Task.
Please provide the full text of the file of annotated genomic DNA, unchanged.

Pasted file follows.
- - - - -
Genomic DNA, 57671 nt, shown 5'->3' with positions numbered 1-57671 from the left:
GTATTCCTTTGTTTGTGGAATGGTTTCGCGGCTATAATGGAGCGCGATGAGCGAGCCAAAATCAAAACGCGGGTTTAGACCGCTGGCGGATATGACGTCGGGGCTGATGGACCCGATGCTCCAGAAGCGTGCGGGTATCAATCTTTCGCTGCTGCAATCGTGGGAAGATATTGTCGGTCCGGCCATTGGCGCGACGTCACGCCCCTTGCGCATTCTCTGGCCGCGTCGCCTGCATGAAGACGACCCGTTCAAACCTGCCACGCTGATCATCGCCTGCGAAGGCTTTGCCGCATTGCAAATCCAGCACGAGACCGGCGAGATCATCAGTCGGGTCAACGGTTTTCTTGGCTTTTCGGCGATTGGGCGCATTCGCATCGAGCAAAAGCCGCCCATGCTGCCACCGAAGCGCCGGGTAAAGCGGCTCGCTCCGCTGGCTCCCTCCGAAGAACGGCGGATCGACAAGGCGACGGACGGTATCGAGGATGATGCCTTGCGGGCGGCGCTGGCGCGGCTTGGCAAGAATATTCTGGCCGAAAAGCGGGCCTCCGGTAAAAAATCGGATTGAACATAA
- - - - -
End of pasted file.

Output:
Genomic DNA, 57671 nt, shown 5'->3' with positions numbered 1-57671 from the left:
GTATTCCTTTGTTTGTGGAATGGTTTCGCGGCTATAATGGAGCGCGATGAGCGAGCCAAAATCAAAACGCGGGTTTAGACCGCTGGCGGATATGACGTCGGGGCTGATGGACCCGATGCTCCAGAAGCGTGCGGGTATCAATCTTTCGCTGCTGCAATCGTGGGAAGATATTGTCGGTCCGGCCATTGGCGCGACGTCACGCCCCTTGCGCATTCTCTGGCCGCGTCGCCTGCATGAAGACGACCCGTTCAAACCTGCCACGCTGATCATCGCCTGCGAAGGCTTTGCCGCATTGCAAATCCAGCACGAGACCGGCGAGATCATCAGTCGGGTCAACGGTTTTCTTGGCTTTTCGGCGATTGGGCGCATTCGCATCGAGCAAAAGCCGCCCATGCTGCCACCGAAGCGCCGGGTAAAGCGGCTCGCTCCGCTGGCTCCCTCCGAAGAACGGCGGATCGACAAGGCGACGGACGGTATCGAGGATGATGCCTTGCGGGCGGCGCTGGCGCGGCTTGGCAAGAATATTCTGGCCGAAAAGCGGGCCTCCGGTAAAAAATCGGATTGAACATAA